Monday, 11 January 2016

A long time ago

Now that my father in law is in a low level care facility (Home care comes and assists him.  Cooking is provided), his house is being sold and the family is taking care of all the things he did not want and could not have taken with him to his new home. As things are being divided up, I am getting what would have been Brian's.  Most of it is being passed on to those of my kids who want it, but I wanted to show you this before I tucked it away.

Mary Maxim, craft store to the far flung Canadian woman, had a lovely little sampler for Grandparents.  It had clouds for your grandkids names around the phrase 'Grandchildren are the Treasures of Life.'

In the early 80's, I was just starting to get into cross stitch.  So many of us were.  I crocheted, I knit a very little and not so well as I liked, I quilted a bit, I sewed a great deal for my kids.  I did what needed doing.  I wanted to make that sampler for my mother in law.  She was not into embroidery at all,  so I knew it would be the perfect gift for a very hard to gift person. She always appreciated handmade things, being a very talented craft person in her own right.

What I did not want to do, was have to buy what was then, for my household, a very expensive kit.  We operated very, very lean.  It was the days of high interest and low return from the farm.  It was our pea soup days. There wasn't anything to waste.

So I searched through some old magasines I had and found a little motif and created this.  

The fabric is Aida cloth and the work is done with DMC thread.  I started using DMC thread because my mom used DMC thread and I had inherited her thread box.  I consider that a stroke of luck because DMC threads had a much broader range of colours when I began doing a lot of embroidery.  

You can see the outer edges of the work.  They are, most horrifically, bound in tape.   This was, at the time my magasines came from, a recommended way to stop the edges from fraying.   Horrifying to think of it now, and it should have been removed, but the way the frame was constructed, we needed a firm edging to mount the work in the frame.  I would do anything to be able to redo it now.  I should have sewn a strip of bias tape around it for mounting and stretching properly.  As it was, the work was tacked to the frame and that was that.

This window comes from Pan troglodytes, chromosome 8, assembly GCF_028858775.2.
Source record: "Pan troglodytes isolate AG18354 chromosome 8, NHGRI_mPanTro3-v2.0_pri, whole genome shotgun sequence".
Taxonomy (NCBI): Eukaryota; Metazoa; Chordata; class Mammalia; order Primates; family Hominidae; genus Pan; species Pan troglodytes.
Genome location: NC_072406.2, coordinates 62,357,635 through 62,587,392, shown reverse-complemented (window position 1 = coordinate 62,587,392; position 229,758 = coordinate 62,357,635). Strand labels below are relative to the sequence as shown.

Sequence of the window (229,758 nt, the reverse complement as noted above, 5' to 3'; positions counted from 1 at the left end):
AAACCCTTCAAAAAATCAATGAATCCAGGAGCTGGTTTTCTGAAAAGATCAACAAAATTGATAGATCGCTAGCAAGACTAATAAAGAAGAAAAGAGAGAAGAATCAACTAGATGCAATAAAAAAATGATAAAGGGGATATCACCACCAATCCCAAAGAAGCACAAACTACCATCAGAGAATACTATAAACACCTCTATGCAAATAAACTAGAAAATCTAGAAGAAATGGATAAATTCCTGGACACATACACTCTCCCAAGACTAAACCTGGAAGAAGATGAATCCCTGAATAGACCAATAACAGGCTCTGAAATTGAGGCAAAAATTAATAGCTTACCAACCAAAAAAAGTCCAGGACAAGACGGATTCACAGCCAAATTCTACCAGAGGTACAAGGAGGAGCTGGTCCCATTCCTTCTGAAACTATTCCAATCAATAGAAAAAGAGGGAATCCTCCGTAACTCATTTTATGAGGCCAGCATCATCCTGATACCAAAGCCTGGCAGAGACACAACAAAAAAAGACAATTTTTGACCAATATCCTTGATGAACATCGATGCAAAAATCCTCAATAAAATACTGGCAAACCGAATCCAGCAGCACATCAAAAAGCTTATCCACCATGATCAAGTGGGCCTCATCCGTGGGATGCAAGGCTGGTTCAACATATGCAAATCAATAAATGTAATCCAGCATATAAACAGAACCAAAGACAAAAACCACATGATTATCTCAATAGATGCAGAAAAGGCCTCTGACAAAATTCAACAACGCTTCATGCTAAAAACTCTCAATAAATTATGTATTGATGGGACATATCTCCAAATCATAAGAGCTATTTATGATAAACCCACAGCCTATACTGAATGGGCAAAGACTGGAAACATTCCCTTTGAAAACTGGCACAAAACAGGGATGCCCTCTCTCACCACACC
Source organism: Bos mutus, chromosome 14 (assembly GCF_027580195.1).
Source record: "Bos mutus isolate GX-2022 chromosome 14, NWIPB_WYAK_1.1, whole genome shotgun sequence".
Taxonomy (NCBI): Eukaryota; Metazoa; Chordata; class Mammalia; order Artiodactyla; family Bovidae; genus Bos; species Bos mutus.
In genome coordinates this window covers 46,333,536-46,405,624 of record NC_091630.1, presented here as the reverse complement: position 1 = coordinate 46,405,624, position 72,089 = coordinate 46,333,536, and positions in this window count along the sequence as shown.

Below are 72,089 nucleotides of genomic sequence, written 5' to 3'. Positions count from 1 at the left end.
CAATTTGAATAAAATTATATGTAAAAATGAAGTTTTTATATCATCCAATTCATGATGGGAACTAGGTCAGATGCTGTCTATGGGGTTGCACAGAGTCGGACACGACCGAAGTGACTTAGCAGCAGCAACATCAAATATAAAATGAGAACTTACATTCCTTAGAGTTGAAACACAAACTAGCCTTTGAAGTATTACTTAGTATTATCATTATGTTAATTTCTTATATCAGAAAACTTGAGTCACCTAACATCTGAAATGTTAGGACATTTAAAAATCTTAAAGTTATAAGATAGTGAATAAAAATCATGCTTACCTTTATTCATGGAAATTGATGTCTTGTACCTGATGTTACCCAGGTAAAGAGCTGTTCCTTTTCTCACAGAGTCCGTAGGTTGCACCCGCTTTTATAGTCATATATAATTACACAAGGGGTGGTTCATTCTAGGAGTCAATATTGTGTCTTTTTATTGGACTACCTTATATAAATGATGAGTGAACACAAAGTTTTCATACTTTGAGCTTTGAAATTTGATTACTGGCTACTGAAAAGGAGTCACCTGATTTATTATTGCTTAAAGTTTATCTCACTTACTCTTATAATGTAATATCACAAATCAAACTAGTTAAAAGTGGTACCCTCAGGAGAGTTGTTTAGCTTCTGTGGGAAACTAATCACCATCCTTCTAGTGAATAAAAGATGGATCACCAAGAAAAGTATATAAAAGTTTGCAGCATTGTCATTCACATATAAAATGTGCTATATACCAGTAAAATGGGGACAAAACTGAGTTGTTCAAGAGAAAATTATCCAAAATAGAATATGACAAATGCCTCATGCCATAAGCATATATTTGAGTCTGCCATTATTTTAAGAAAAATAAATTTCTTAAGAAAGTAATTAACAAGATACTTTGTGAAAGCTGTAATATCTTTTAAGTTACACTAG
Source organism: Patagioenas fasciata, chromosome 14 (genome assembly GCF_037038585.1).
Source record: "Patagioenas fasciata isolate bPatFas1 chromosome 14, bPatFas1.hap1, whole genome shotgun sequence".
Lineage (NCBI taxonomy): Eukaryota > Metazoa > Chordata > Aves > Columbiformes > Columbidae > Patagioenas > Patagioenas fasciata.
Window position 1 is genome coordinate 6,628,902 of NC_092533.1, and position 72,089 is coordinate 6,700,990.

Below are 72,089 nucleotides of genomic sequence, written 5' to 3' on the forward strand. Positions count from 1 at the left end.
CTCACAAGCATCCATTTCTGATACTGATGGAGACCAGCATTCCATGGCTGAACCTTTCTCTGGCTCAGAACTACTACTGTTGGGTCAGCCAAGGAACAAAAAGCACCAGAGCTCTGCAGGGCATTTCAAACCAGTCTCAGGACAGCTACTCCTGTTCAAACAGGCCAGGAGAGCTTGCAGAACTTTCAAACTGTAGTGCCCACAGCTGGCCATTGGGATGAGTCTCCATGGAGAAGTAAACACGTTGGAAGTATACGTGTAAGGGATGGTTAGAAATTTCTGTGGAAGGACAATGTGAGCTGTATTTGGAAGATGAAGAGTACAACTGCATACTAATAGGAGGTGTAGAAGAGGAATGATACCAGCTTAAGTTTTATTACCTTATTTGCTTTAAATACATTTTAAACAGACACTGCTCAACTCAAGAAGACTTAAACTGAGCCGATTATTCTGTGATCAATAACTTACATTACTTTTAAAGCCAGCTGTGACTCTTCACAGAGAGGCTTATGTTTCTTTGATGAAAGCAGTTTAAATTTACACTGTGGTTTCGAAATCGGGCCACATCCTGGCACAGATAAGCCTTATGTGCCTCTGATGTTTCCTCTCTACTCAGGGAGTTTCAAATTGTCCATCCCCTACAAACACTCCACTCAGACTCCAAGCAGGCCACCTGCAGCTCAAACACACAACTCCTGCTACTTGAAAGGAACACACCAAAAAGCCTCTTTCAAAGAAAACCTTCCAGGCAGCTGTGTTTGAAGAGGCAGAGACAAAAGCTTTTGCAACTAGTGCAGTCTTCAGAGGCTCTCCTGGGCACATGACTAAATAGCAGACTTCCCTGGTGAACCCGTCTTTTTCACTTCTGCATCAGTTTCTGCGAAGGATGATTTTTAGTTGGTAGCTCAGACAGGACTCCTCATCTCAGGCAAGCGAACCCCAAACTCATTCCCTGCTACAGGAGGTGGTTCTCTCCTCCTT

Brian had made a frame with ends of the ash he was using as he built their house and he built to the size of the fabric before I started embroidering.  Once the work was complete, I washed the piece and disaster struck. The embroidered fabric shrank.  I was desperate.  The holidays were imminent and I had no time to rework the piece to fit the frame.  I had more aida so I used the sewing machine to sew a wide buttonhole stitch around the work to connect it to the larger aida backing fabric.  It turned out well enough and the picture hung in their living room undisturbed, but for the adding of three more grandchildren as the years went by.

It was the very first large embroidery piece I did.  I worked many large pieces over the years.  I wish I would have taken pictures of them as I finished them.  There were some truly lovely pieces. Birth samplers.  Lots of those.  Wedding samplers.  All kinds of lovely things. I don't know if anyone still has the work, but I like to imagine that somewhere, somehow, they are treasured, even if it is only in memory.  

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